Mothers Against Drunk Driving are a nonprofit primarily devoted to reducing drunk and intoxicated driving deaths. They’re somewhat notorious for their teetotaler stance on intoxicants – “No alcohol. No drugs. No deaths.” The statistic itself isn’t a shocker to anyone, considering how badly alcohol impairs your cognitive and motor functions. The likelihood of an accident rises exponentially with a higher blood alcohol content (BAC); it rises after just one or two drinks and skyrockets at a BAC of 0.05, which is typically considered drunk. From 0.05 to 0.10, it gets even worse.
7. In 2020 alone, heavy snow was present in almost 1,500 accidents, light snow was present in more than 900 collisions, and hail or sleet was a factor in over 175 crashes
(Greg Monforton and Partners)
Inclement weather is a significant obstacle that we can never really get rid of, only mitigate to the best of our ability. Heavy snow can prevent drivers from going anywhere at all, and those who do drive are putting themselves and others at grave risk. If you have to drive in poor visibility conditions like snow, try to drive more slowly and make sure your car is properly winterized. If possible, don’t go out at all when it’s hailing out to prevent damage to your car.
8. Wildlife contributed to over 45,000 non-fatal car accidents in 2020
Canada is full of wildlife so it is no surprise that animals caused over 45,000 non-fatal collisions in 2020. While there are signs that indicate the driver is in an area where there are deer, moose, and other animals close to the road, a driver can never fully predict when one of them will cross the road.
Canada Driving Safety Statistics
9. 95% of all Canadian adults surveyed claim to always wear their seat belts
These stats are difficult to accurately gauge because it relies on surveys that people can lie on, but public safety awareness has significantly increased seat belt usage worldwide. Wearing a seat belt in a moving vehicle is essential because it negates the risk of being fatally ejected from the vehicle. Even so, reckless and drunk driving can still cause injuries and death for those wearing seat belts—it’s simply less likely.
10. Distracted driving increases the chances of a car accident by roughly 500%
As smartphones and more fancy infotainment systems become ubiquitous, distracted driving becomes more prevalent. The U.N. estimates this contributes to 1.3 million car accidents per year, which is a huge deal. Other stats speculate that driving while using your phone can be up to 6 times more likely to cause an accident than drunk driving. Just like any reasonable, sane person wouldn’t drive drunk, you shouldn’t text and drive, either.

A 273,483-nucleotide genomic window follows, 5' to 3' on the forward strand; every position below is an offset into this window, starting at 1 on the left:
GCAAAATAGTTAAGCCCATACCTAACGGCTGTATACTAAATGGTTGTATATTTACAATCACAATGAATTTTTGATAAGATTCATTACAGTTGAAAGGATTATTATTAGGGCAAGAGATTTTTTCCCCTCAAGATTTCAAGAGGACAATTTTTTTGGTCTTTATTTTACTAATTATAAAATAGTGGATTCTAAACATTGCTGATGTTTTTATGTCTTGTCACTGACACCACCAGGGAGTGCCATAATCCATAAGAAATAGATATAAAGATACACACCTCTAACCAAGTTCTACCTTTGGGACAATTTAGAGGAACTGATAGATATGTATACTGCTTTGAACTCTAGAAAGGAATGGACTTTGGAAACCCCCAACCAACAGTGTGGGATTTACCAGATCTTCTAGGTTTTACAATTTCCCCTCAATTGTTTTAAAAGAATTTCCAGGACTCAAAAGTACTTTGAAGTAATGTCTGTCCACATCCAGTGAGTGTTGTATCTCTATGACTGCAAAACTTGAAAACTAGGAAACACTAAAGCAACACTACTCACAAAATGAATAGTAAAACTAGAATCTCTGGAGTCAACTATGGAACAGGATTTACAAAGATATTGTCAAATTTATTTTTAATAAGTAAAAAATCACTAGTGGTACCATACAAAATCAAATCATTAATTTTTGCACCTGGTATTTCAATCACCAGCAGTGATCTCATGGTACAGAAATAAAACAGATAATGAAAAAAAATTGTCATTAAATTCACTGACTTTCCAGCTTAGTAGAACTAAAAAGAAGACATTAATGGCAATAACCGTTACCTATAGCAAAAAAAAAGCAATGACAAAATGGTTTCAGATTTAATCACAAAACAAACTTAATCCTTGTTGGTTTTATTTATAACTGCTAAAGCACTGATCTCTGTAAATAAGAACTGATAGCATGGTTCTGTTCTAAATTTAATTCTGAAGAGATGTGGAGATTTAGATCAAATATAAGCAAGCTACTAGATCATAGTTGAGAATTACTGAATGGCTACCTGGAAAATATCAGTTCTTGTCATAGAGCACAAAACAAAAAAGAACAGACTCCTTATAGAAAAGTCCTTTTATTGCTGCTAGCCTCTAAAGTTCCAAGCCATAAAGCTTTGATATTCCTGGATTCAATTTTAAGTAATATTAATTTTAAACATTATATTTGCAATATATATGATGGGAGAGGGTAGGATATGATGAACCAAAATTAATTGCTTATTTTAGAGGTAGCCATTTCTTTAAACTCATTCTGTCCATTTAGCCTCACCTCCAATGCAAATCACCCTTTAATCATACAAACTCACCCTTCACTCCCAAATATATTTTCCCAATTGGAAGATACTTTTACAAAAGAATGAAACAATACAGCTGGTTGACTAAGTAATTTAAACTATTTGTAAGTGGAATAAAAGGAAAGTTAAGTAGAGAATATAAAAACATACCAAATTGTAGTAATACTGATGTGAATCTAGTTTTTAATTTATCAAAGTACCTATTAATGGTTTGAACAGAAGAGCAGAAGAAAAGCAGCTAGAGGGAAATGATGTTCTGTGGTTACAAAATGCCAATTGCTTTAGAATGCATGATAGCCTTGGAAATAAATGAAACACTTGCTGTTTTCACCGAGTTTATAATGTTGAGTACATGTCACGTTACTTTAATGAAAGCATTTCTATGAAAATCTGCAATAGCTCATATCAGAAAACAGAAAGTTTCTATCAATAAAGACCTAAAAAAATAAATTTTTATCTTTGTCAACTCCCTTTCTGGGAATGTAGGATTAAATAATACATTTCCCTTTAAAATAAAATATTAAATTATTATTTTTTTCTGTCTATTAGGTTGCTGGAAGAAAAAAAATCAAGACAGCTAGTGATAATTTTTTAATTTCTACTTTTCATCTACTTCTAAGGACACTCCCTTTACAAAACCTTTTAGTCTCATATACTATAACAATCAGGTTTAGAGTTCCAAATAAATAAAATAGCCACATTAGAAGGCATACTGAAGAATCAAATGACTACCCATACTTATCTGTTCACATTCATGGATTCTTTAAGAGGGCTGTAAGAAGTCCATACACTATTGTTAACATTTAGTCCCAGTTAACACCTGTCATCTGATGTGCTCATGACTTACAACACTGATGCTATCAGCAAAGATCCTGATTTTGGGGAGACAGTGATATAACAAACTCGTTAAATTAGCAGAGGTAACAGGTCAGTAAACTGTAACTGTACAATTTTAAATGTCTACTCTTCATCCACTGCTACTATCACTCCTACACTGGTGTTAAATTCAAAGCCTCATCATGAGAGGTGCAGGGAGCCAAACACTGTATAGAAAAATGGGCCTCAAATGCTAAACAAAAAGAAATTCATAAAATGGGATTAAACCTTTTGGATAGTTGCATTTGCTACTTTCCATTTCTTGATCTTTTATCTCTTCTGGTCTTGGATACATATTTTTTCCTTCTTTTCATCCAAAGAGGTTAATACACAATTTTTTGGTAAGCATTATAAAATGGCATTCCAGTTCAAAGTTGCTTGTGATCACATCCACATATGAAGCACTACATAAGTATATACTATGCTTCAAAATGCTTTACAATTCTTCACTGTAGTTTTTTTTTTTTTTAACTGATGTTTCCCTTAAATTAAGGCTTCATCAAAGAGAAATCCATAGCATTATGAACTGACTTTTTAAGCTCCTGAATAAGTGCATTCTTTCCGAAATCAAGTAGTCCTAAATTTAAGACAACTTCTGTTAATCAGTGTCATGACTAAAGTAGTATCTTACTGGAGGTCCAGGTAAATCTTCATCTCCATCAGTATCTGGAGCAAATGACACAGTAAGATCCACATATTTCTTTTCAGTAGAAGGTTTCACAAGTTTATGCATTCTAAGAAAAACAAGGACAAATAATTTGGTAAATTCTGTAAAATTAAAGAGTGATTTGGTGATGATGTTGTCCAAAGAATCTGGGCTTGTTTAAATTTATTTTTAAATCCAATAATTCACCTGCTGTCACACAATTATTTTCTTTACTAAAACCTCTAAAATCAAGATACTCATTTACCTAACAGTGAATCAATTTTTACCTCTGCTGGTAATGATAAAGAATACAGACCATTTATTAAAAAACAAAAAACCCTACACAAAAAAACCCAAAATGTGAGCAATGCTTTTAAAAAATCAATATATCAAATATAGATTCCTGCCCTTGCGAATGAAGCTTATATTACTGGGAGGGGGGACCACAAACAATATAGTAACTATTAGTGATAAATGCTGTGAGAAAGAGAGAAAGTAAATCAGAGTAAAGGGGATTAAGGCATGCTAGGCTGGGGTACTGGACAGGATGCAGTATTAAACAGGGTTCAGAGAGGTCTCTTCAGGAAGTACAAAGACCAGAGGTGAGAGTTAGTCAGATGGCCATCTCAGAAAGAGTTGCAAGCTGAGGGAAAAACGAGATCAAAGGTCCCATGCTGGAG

Frequently Asked Questions About Car Accidents in Canada
What are the top causes of car accidents in Canada?
Respectively, the leading causes of road collisions in Canada are speeding, intoxicated driving, and distracted driving. Distracted driving includes texting and driving as well as doing anything else in the vehicle to take your eyes and attention off the car and roadway.
Despite the alarming stats above and rising car accidents in the U.S., Canada, and European countries have actually seen a notable decrease in car accidents over the past decade or so. Relevant factors include better safety awareness, more robust and durable vehicles, Canadian car preferences, and more.
What should I do after a car accident in Canada?
First, check to ensure everyone in the car is okay before calling medical services and law enforcement. They will provide medical assistance and document the incident, respectively. Providing proof of what happened is helpful, like dash cam footage. You must try to recollect the events leading up to and including the collision when you’re interviewed by law enforcement.
Do I need to hire a lawyer after a car accident in Canada?
Maybe. There is a confluence of variables that determine whether you need a lawyer, but the best way to handle it is to take advantage of free consultations. Attorneys can look at your situation and advise whether it would be prudent to retain legal counsel. It’s especially important to get a lawyer if you’re at fault for the accident because there may be legal, medical, and financial consequences.
Car accidents are a traumatic experience even if you get out of one unscathed. Canada is keeping up with Europe as far as decreasing road collisions, but still has a ways to go if they want to eliminate the bulk of car accident fatalities.
Featured Image Credit: Daniel Avram, Shutterstock